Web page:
Let 1000 Majors Grow

We’ve all recognized the administrative clarion call to “remove the silos” that have long separated educational units and programs. Yet when institutions possess technology sufficient to deliver personalized instruction, it may be our students who demand new programs and combined majors.

The decentralization of the educational enterprise will be driven, in part, by technologies that allow learning to occur anywhere, anytime and thus lead to the increasing popularity of multi-disciplinary programs. Flynn and Vredevoogd argue that the university must become more flexible to combine the multidimensional aspects of subject matter in ways that support student interest. According to The New Media Consortium:

The active learning approaches are decidedly more student-centered, allowing them to take control of how they engage with a subject and to brainstorm and implement solutions to pressing local and global problems. The hope is that if learners can connect the course material with their own lives and their surrounding communities, then they will become more excited to learn and immerse themselves in the subject matter. Studies of challenge-based learning in practice, depict an increase in the uptake of 21st Century Skills among learners, including leadership and creativity.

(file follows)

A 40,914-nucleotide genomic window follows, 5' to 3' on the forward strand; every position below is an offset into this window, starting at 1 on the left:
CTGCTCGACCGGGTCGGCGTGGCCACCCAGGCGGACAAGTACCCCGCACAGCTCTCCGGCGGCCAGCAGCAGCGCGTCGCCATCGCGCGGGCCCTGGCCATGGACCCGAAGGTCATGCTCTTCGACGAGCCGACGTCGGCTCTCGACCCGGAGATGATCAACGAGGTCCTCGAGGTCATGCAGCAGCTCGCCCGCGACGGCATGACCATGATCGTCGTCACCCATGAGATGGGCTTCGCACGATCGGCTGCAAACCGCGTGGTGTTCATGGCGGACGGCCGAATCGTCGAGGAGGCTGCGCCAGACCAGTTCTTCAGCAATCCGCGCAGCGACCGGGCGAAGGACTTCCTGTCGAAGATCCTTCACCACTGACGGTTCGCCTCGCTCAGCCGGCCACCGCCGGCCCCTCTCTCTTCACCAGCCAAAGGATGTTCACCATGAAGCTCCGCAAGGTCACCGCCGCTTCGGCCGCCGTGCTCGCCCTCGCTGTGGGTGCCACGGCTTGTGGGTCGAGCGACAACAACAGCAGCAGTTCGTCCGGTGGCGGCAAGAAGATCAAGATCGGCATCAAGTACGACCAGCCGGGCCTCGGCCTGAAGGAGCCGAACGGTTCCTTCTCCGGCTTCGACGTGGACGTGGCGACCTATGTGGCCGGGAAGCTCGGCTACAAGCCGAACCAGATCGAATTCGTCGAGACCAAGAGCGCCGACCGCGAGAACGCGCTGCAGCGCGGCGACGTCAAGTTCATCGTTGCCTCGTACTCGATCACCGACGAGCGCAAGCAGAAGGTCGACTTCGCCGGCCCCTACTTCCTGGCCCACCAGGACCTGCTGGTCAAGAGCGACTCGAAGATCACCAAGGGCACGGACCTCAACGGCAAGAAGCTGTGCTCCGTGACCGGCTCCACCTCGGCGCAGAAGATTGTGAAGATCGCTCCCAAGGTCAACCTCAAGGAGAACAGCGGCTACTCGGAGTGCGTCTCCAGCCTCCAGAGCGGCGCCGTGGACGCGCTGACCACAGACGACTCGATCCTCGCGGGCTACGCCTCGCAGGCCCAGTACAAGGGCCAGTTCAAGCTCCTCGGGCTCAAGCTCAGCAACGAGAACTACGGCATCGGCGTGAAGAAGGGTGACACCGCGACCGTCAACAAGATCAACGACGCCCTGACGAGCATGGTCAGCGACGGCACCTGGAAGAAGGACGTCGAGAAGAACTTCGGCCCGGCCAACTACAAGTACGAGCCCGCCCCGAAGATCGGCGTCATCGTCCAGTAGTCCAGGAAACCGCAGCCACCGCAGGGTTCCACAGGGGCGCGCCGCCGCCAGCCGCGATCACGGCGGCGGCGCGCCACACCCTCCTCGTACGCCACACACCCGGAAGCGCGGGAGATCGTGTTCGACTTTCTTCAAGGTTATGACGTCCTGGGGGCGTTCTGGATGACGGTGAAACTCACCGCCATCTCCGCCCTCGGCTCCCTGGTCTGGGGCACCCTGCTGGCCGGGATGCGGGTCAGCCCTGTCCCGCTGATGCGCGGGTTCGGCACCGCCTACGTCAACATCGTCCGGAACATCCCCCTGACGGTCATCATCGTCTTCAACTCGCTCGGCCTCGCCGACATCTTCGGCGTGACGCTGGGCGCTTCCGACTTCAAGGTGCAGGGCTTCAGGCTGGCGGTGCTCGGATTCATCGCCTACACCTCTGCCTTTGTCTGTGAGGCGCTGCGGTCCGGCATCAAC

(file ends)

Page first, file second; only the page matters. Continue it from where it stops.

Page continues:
Continuity from Disruption

If you have read this far, you may be feeling a bit overwhelmed by all that disruptive technology. Yet the status quo at many institutions may be likened to driving a smart car on the Autobahn. According to Gannis, “with budget cutbacks, rising costs, and the need to change outmoded business models, many institutions are candidly realizing that if they don't rapidly pursue smart innovation, they may severely undermine the future continuity of their schools." While ensuring the continuity of educational opportunity is essential, the transformation in what we teach and how we teach it will be the measure of how we, as campus leaders, embrace these innovations and thereby make the 21st century our own.

"Why all the trouble? Technology provides value" image courtesy of Gilfus Education Group, all rights reserved. http://www.gilfuseducationgroup.com/